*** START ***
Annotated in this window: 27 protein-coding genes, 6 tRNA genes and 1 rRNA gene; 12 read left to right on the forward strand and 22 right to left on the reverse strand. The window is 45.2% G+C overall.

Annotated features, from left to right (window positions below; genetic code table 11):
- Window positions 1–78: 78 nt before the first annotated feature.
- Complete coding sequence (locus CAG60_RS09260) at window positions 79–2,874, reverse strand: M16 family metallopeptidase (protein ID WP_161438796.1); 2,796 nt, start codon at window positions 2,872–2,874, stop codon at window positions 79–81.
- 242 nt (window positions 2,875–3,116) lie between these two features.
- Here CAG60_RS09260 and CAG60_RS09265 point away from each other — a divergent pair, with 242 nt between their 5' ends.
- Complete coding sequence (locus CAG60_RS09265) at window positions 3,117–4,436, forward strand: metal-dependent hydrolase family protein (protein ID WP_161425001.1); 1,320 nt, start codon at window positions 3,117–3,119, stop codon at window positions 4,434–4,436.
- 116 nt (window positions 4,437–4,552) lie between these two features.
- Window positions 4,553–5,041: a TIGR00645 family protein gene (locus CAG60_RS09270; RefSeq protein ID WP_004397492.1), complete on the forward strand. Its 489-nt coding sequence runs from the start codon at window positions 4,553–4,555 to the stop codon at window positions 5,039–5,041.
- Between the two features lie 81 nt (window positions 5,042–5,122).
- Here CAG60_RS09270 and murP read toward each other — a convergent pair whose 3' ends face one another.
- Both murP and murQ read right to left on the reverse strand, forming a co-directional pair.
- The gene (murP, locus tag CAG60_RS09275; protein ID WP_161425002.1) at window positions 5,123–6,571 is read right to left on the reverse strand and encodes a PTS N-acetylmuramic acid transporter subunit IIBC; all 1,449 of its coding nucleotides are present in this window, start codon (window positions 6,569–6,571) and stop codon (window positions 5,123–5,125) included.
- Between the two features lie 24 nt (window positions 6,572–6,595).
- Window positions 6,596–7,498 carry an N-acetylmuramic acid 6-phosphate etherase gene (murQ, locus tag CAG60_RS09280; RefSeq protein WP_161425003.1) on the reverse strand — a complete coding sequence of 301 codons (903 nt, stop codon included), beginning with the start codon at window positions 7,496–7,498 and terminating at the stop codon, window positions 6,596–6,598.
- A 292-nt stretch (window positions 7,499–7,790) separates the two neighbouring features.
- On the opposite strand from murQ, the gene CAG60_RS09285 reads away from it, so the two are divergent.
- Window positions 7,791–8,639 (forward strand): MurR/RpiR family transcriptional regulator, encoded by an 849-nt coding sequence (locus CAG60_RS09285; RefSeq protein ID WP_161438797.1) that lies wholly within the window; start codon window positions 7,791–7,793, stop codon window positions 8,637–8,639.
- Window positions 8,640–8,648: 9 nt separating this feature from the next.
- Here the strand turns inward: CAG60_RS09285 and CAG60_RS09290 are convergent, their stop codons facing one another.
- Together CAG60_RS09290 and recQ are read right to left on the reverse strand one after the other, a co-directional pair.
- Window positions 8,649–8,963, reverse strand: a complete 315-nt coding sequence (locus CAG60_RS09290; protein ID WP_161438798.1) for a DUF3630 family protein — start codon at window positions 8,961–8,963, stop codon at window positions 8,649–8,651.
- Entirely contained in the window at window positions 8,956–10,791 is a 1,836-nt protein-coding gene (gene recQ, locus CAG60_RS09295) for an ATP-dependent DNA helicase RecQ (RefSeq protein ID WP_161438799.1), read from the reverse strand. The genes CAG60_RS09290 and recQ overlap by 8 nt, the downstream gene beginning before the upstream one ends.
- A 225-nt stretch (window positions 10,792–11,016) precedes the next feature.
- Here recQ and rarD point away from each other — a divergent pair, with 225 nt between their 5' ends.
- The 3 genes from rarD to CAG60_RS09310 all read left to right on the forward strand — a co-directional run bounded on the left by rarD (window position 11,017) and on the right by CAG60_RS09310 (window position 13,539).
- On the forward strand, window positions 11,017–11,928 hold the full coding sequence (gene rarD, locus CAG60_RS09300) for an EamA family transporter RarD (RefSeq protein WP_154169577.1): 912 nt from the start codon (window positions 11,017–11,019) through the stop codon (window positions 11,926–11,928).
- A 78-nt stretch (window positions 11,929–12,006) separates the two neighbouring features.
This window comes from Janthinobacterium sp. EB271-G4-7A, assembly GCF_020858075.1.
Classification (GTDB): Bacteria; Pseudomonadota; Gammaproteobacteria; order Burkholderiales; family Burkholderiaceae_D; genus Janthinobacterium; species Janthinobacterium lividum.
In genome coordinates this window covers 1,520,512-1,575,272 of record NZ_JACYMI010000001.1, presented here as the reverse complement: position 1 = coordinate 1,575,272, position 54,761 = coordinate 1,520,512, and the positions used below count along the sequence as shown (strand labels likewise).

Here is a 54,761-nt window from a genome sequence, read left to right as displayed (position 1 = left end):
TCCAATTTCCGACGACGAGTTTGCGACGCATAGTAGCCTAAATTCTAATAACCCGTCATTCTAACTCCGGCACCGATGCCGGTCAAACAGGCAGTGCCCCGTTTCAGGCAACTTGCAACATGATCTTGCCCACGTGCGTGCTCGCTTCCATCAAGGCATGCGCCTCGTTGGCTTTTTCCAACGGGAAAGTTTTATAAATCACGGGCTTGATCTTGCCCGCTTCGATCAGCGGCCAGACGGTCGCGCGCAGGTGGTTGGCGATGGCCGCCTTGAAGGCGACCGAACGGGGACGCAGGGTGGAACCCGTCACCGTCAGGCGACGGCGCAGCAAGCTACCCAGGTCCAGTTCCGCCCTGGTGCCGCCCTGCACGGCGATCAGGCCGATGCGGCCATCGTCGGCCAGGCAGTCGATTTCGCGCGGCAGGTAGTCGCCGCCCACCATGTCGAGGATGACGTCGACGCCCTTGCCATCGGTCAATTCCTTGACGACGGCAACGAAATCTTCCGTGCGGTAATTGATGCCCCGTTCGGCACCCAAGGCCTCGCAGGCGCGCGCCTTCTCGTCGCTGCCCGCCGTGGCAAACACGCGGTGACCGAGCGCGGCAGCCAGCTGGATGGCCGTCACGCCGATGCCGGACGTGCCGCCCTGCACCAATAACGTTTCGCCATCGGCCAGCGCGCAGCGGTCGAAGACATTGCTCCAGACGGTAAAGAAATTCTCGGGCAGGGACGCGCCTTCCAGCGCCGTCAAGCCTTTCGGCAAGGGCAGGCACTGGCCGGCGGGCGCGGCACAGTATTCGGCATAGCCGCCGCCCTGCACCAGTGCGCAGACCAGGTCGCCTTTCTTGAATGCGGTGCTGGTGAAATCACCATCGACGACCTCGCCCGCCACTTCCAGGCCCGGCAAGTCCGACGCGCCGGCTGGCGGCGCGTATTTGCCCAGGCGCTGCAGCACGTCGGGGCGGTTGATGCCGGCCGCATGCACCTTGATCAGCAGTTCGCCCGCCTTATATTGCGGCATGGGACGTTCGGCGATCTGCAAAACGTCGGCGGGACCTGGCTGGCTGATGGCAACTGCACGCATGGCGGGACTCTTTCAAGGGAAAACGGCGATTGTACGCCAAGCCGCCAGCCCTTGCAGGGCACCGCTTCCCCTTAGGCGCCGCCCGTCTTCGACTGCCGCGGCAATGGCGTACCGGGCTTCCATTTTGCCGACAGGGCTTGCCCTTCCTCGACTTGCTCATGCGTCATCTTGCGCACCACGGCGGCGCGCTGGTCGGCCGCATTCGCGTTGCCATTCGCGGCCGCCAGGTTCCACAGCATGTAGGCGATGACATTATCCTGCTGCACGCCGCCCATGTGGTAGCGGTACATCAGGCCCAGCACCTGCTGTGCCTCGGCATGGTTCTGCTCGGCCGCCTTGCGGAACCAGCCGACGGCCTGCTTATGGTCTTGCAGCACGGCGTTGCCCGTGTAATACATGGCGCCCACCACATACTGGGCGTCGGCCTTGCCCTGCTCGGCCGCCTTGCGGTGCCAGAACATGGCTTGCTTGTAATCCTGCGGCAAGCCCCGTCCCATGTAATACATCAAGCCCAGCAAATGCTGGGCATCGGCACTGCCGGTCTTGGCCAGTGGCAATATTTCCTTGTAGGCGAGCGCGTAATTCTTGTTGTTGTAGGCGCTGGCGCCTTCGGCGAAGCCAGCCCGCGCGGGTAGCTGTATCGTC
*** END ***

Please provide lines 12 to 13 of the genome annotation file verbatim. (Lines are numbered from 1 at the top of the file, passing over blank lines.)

- Both murP and murQ read right to left on the reverse strand, forming a co-directional pair.
- The gene (murP, locus tag CAG60_RS09275; protein ID WP_161425002.1) at window positions 5,123–6,571 is read right to left on the reverse strand and encodes a PTS N-acetylmuramic acid transporter subunit IIBC; all 1,449 of its coding nucleotides are present in this window, start codon (window positions 6,569–6,571) and stop codon (window positions 5,123–5,125) included.